The stores with bigger ranges and more-assured quality will recover their competitive power; especially while the delusion of macroeconomic recovery prevails. But as the competition between John Lewis/Waitrose, Morrisons, M&S, Sainsbury's, the Co-op, Tesco and local markets reveals significant excess capacity. The role of charismatic business leaders will return to central importance: and the ability of such leaders to identify and empower adequate close supporters will be a decisive factor in their success or failure.

Retail is going to become much more exciting in the next couple of years: and for some of the biggest businesses it is a question of survival.

Saturday, 20 September 2014

Giving Away More of Nothing

So, the party leaders say they agree - in principle - to more devolution of power in the UK; though Labour will fight to retain their rotten-borough parliamentary seats in Scotland.
They would all spend more money on this exercise; and they will also talk about giving powers to support economic growth in the regions. But there will be no serious plan, no measures that will actually enable people to make the economy grow in the only way that matters: in material production and in generating intellectual property that can be sold to the rest of the world.

Britain is well down a slippery slope, and this diversionary politics can only further deprive the country of the will and the ability to take the measures that are needed to reverse two generations of severe economic decline.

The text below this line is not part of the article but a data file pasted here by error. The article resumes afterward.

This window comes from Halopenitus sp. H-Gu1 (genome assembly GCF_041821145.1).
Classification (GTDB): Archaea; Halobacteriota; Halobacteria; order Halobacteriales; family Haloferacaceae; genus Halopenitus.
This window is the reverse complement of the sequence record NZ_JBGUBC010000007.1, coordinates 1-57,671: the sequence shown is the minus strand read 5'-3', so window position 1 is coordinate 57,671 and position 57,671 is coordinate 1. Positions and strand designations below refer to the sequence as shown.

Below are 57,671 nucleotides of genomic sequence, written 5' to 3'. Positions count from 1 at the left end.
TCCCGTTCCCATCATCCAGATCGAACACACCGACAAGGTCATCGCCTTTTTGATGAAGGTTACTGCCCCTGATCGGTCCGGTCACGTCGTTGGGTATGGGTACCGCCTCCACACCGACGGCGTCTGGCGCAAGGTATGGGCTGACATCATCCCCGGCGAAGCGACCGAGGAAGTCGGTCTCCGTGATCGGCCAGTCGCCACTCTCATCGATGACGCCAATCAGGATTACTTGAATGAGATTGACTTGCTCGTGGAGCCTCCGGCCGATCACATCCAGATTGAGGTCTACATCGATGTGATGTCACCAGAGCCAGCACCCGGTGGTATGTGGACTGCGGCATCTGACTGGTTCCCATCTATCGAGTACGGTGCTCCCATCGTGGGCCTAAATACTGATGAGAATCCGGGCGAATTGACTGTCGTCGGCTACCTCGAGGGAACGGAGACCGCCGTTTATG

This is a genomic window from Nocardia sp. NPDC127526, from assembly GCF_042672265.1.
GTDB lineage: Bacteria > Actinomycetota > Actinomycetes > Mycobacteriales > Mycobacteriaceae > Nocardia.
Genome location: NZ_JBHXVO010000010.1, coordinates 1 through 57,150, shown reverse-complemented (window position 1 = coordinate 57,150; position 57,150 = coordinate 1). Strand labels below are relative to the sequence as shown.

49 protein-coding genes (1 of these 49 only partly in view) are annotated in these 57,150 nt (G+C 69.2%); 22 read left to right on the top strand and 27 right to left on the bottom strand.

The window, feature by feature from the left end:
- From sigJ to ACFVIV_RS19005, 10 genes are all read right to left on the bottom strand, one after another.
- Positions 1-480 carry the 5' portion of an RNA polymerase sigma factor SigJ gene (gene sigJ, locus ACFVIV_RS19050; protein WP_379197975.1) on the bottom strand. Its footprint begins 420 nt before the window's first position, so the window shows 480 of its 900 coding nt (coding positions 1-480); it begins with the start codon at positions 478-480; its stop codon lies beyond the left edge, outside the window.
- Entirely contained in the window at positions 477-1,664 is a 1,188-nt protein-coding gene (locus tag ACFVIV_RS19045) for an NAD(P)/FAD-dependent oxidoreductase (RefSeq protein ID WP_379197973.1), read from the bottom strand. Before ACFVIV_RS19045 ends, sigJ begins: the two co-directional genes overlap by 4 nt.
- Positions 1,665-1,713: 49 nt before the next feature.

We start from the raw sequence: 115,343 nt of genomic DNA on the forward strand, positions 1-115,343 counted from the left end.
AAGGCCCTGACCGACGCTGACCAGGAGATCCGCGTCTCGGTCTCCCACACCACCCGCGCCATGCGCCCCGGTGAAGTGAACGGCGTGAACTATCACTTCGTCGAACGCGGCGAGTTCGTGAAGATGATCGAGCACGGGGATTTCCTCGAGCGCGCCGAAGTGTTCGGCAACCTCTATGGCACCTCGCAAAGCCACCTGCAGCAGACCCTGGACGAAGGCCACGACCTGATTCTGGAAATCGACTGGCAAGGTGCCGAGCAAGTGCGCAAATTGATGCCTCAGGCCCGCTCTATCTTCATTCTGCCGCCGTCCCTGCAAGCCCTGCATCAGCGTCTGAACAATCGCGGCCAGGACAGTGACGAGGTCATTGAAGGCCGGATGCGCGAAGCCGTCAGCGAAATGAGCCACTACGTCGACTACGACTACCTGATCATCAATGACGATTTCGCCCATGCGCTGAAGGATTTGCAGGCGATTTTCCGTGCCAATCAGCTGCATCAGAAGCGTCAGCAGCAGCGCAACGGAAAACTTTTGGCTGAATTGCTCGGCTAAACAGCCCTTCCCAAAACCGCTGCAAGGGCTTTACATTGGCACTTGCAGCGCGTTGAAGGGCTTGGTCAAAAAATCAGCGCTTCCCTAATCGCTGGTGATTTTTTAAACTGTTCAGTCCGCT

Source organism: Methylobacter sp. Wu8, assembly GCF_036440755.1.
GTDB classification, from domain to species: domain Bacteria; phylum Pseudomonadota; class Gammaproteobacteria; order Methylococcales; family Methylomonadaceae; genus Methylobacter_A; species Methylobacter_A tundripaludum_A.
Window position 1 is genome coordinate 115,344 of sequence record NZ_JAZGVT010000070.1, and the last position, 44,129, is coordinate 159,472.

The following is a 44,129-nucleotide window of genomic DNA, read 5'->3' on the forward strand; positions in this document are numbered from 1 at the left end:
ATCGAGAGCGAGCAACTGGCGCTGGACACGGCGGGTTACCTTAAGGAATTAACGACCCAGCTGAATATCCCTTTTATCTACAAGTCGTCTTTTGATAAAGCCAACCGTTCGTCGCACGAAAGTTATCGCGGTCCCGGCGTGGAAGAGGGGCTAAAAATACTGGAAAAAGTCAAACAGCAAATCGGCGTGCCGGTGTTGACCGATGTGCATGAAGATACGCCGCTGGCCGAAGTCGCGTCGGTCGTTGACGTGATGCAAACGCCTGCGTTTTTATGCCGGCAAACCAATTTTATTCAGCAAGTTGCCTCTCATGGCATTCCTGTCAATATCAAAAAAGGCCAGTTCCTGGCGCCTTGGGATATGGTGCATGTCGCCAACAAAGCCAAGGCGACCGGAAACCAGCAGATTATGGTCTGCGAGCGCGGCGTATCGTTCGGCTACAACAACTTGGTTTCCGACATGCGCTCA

Friday, 19 September 2014

Sad About Scotland

Only four significant local authority areas had a YES vote in the Scottish Referendum. These were the once-great industrial cities of Dundee and Glasgow, and Glasgow's immeduate neighbours.

The Thatcherite destruction of the economy in these places in the eighties was matched by the mayhem that Thatcher wrought in West and South Yorkshire, The Northeast, Lancashire and Mwerseyside and the once-Black Country in England: these areas, too, can be expected to show cynical contempt for Westminster politics and politicians whenever they are given a chance to show it.

Although 364 Economists signed a letter to the TIMES deploring Thatcher's Monetarism, the whole profession agreed with the nonsensical pursuit of the 'competition' agenda that has been common to Blair, Brown and Cameron as well as Thatcher. Where the Economists disagreed with Thatcher was with her insistence on modesty in public spsnding; they preferred to believe that 'growth' could be fostered by Keynesian deficit spending. Blair-Brown and Cameron-Osborne practiced deficit spending - it is still going on, backed up by the reckless expansion of the money supply under 'quantitatiove easing' - and thus they have supported an increase in TRANSACTIONS, which is what they see as 'growth'. More people than ever are employed, mostly on extremely modest wages, distributing money and imported commodities around the system. The real economy, to which Dundee, Wolverhampton and Darlington contributed mightily between 1760 and 1960, has continued to decline.

Now the Westminster gang of politicians without life experience plan to spend years on constitutional tinkering; while the economy continues to go down the Suannee and Gidreon Osborne's nasty spending cuts reduce the standard of living for the most vulnerable groups in society. Things in Britain are getting nastier.  See my book, Sinking Britain, accessible from this site.

Wednesday, 17 September 2014